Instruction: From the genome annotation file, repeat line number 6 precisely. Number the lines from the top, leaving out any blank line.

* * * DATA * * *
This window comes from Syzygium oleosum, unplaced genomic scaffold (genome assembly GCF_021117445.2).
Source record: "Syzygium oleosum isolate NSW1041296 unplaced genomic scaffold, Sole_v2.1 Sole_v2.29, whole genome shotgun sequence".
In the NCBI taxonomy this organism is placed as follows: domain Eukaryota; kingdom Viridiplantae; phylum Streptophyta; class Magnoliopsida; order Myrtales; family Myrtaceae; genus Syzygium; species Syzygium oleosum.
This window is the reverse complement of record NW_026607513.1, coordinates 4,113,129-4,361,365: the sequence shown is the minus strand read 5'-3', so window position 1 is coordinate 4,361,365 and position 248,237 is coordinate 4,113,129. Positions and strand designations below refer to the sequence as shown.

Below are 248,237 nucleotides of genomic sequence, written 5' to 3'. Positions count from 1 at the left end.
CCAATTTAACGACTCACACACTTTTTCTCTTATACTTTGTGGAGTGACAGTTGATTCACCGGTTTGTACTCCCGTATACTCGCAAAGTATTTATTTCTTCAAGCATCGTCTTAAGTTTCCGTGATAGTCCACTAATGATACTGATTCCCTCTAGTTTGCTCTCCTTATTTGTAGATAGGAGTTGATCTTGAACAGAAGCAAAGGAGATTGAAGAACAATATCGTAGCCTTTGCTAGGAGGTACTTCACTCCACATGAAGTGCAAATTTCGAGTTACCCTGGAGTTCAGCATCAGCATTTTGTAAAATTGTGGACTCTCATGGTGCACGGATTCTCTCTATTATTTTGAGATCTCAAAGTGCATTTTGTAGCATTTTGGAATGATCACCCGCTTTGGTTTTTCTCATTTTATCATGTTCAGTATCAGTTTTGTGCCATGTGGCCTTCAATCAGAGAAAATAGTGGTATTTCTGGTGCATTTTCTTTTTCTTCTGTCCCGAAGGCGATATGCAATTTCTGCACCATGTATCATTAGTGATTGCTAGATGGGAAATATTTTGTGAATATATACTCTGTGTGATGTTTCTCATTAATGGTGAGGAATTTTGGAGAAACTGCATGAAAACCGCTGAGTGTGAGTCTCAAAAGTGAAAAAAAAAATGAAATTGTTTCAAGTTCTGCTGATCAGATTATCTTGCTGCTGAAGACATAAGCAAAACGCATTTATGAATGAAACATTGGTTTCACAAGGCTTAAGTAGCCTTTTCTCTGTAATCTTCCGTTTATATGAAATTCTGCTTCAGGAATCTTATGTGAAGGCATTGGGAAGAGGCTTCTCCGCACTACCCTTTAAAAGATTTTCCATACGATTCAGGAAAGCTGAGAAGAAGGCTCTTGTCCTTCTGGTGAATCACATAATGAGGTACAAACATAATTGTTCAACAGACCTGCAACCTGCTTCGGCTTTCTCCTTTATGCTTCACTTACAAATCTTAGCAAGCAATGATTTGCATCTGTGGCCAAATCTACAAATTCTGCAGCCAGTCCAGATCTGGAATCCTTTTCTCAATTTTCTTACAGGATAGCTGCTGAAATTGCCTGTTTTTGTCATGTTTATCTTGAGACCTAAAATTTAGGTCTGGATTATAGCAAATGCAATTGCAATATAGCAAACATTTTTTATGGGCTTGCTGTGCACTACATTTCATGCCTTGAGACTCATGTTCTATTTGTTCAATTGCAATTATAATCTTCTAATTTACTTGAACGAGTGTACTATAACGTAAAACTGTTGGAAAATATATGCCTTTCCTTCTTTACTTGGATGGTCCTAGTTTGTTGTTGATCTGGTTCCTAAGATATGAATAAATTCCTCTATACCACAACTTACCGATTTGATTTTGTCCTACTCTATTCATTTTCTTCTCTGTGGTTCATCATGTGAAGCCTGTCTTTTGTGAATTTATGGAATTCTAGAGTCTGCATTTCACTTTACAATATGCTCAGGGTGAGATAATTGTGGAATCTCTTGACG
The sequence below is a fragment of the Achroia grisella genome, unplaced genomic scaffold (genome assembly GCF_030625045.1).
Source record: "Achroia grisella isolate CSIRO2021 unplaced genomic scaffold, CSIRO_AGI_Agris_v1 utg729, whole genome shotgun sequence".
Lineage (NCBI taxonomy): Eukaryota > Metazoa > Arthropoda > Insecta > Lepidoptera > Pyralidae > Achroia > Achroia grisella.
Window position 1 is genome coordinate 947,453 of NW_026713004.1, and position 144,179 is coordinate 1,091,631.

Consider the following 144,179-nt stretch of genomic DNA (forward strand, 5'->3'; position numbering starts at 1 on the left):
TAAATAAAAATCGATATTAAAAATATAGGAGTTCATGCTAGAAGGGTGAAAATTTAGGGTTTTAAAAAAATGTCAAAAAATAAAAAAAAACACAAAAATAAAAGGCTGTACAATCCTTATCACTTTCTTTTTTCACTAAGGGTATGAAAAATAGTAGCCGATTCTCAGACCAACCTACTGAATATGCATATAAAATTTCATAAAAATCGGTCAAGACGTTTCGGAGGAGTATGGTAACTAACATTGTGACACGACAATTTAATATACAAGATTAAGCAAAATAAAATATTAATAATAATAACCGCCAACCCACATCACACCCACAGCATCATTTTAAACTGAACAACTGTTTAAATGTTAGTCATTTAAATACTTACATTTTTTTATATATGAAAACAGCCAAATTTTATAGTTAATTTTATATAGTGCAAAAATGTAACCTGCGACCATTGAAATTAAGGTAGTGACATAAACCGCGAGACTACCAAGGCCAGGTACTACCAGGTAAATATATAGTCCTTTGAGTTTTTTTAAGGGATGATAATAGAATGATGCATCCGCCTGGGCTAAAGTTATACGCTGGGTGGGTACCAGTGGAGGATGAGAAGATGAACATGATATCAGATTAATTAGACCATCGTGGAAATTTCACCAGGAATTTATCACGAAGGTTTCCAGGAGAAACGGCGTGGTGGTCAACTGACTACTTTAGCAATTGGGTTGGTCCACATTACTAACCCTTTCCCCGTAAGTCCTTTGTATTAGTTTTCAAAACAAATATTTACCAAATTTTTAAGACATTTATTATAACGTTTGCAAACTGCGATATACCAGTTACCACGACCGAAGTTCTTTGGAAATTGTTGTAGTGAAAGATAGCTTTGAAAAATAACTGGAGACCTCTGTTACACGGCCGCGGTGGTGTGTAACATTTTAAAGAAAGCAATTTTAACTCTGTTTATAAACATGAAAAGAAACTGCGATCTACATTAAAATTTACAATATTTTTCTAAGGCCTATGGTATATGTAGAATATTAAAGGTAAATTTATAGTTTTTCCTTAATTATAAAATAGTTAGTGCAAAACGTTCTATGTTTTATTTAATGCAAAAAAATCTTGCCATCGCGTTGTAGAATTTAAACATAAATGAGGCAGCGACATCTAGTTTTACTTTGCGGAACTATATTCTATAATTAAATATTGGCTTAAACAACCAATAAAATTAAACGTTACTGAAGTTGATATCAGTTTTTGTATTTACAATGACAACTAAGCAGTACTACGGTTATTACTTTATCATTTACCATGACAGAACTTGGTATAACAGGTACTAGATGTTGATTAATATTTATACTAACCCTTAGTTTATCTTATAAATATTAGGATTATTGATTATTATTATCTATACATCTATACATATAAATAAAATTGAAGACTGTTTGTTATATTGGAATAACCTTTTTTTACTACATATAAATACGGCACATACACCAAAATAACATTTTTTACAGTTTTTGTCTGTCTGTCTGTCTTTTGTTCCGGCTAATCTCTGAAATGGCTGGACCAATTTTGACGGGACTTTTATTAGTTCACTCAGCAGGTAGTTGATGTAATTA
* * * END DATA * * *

CCAATTTAACGACTCACACACTTTTTCTCTTATACTTTGTGGAGTGACAGTTGATTCACCGGTTTGTACTCCCGTATACTCGCAAAGTATTTATTTCTTCAAGCATCGTCTTAAGTTTCCGTGATAGTCCACTAATGATACTGATTCCCTCTAGTTTGCTCTCCTTATTTGTAGATAGGAGTTGATCTTGAACAGAAGCAAAGGAGATTGAAGAACAATATCGTAGCCTTTGCTAGGAGGTACTTCACTCCACATGAAGTGCAAATTTCGAGTTACCCTGGAGTTCAGCATCAGCATTTTGTAAAATTGTGGACTCTCATGGTGCACGGATTCTCTCTATTATTTTGAGATCTCAAAGTGCATTTTGTAGCATTTTGGAATGATCACCCGCTTTGGTTTTTCTCATTTTATCATGTTCAGTATCAGTTTTGTGCCATGTGGCCTTCAATCAGAGAAAATAGTGGTATTTCTGGTGCATTTTCTTTTTCTTCTGTCCCGAAGGCGATATGCAATTTCTGCACCATGTATCATTAGTGATTGCTAGATGGGAAATATTTTGTGAATATATACTCTGTGTGATGTTTCTCATTAATGGTGAGGAATTTTGGAGAAACTGCATGAAAACCGCTGAGTGTGAGTCTCAAAAGTGAAAAAAAAAATGAAATTGTTTCAAGTTCTGCTGATCAGATTATCTTGCTGCTGAAGACATAAGCAAAACGCATTTATGAATGAAACATTGGTTTCACAAGGCTTAAGTAGCCTTTTCTCTGTAATCTTCCGTTTATATGAAATTCTGCTTCAGGAATCTTATGTGAAGGCATTGGGAAGAGGCTTCTCCGCACTACCCTTTAAAAGATTTTCCATACGATTCAGGAAAGCTGAGAAGAAGGCTCTTGTCCTTCTGGTGAATCACATAATGAGGTACAAACATAATTGTTCAACAGACCTGCAACCTGCTTCGGCTTTCTCCTTTATGCTTCACTTACAAATCTTAGCAAGCAATGATTTGCATCTGTGGCCAAATCTACAAATTCTGCAGCCAGTCCAGATCTGGAATCCTTTTCTCAATTTTCTTACAGGATAGCTGCTGAAATTGCCTGTTTTTGTCATGTTTATCTTGAGACCTAAAATTTAGGTCTGGATTATAGCAAATGCAATTGCAATATAGCAAACATTTTTTATGGGCTTGCTGTGCACTACATTTCATGCCTTGAGACTCATGTTCTATTTGTTCAATTGCAATTATAATCTTCTAATTTACTTGAACGAGTGTACTATAACGTAAAACTGTTGGAAAATATATGCCTTTCCTTCTTTACTTGGATGGTCCTAGTTTGTTGTTGATCTGGTTCCTAAGATATGAATAAATTCCTCTATACCACAACTTACCGATTTGATTTTGTCCTACTCTATTCATTTTCTTCTCTGTGGTTCATCATGTGAAGCCTGTCTTTTGTGAATTTATGGAATTCTAGAGTCTGCATTTCACTTTACAATATGCTCAGGGTGAGATAATTGTGGAATCTCTTGACG